MADELEINE BRAND, host:
Newark, New Jersey is desperate. After three college students were shot and killed there execution-style, the city is turning to technology to try to reduce crime.
JAMES HATTORI, host:
The mayor there, Cory Booker, is expected to unveil a $3.2 million program today. Cameras would actually swivel toward gunfire in the city's most dangerous neighborhoods.
BRAND: Geoffrey Albert is here now. He's a criminologist at the University of South Carolina. Welcome to the program.
Mr. GEOFFREY ALBERT (University of South Carolina): Hello.
BRAND: How effective is this technology?
Mr. ALBERT: Well, the technology of cameras and gunshot-sensing equipment is very good to solve a crime, but it's really unknown and untested in terms of any deterrents or in any prevention issue. And my concern here would be that, yes, you'd have pictures of people shooting weapons and perhaps people being shot, but in terms of any deterrents or any prevention, I'm not sure of the effectiveness.
BRAND: Right, because people aren't going to stop and look and see if there's a camera pointed at them before they start shooting.
Mr. ALBERT: Well, even if they do look or even if they're told that there's a camera, you know, we see every day on television cameras in convenience stores and we are looking for this person, which shows again that the people who commit these crimes are not concerned about being on tape, and what they do is help solve the crime but not prevent it.
BRAND: Well, how does it work? I mean, it sounds like a camera could turn and swivel at any loud noise - a firecracker, a car back firing.
Mr. ALBERT: Well, that's true and those are the false positives. But the technology is pretty good where they have been able to isolate sounds from gunpowder and they've been able to do pretty well. You're right, there are going to be some false positives, but it does pretty well at identifying gunshots and does fairly well at actually getting good pictures of that area. But again, it's going to be for use after the fact; it's rare - and we have seen no evidence that is going to prevent anything.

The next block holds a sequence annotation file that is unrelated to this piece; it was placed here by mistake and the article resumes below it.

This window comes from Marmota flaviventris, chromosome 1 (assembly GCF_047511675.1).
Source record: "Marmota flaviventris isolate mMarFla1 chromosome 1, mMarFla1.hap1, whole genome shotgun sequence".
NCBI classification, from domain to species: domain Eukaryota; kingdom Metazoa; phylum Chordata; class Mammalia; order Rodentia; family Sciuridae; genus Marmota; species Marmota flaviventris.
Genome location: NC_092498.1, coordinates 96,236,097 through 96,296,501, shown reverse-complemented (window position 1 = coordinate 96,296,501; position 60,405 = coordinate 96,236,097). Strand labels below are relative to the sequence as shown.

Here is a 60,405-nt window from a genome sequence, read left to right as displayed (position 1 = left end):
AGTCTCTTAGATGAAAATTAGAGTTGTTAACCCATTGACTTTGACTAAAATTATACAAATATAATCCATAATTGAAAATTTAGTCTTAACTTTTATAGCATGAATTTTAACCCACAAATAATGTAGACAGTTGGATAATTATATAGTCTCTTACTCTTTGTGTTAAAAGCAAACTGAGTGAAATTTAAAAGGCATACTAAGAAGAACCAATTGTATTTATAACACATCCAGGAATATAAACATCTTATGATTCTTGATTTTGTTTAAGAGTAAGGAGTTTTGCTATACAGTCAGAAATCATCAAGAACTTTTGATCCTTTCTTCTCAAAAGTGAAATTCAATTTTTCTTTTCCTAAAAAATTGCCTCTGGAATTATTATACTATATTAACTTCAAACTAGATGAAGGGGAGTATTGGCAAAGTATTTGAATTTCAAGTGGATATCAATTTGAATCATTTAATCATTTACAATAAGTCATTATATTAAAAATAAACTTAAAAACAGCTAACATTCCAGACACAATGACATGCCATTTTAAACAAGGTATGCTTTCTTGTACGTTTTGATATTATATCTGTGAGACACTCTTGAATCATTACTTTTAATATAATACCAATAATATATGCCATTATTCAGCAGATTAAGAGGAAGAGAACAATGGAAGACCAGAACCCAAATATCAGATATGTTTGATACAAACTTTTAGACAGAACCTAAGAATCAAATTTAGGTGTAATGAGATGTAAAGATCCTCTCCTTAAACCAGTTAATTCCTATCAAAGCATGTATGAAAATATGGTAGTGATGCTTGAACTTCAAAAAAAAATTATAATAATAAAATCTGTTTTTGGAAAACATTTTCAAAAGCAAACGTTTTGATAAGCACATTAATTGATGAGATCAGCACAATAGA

BRAND: What would you recommend as a good prevention tool?
Mr. ALBERT: Well, that gets down to the whole issue of what causes crime. And you know, we've been battling this one for decades and centuries. And I think in the short term, I think law enforcement has to attack problems of gang violence, has to attack problems of drugs, and none of this is new but none of it has been dealt with properly.
BRAND: A lot of attention was given to the broken windows theory. This was the theory that was used when Rudolph Giuliani was running New York City, in that if you focus on the petty crimes, you can prevent some of the larger crimes.
Mr. ALBERT: Broken windows theory is - yes, you look at the problems that go on with trash, with cars left in yards and the minor issues that deal with civil disturbances and in the net you will capture those who commit the larger crimes.
And yes, it's certainly worked. I mean the streets in New York are a lot safer than they were. They certainly trampled the rights of particularly minority citizens up there, but the end result is what they wanted. And in many ways that can work. I think we have to be careful of how we do it so as to not step on particularly minority citizens' rights.
BRAND: Well, what would you recommend across the river that the mayor of Newark do at least in the short term?
Mr. ALBERT: Fighting the drug problem, dealing with the gang problem, giving youth opportunity to feel good about themselves other than joining gangs, and making opportunities that are successful and having young people feel success is kind of the long-term key, but it's a long road to hoe.
BRAND: Geoffrey Albert of the University of South Carolina. Thank you.
Mr. ALBERT: Thank you, ma'am.
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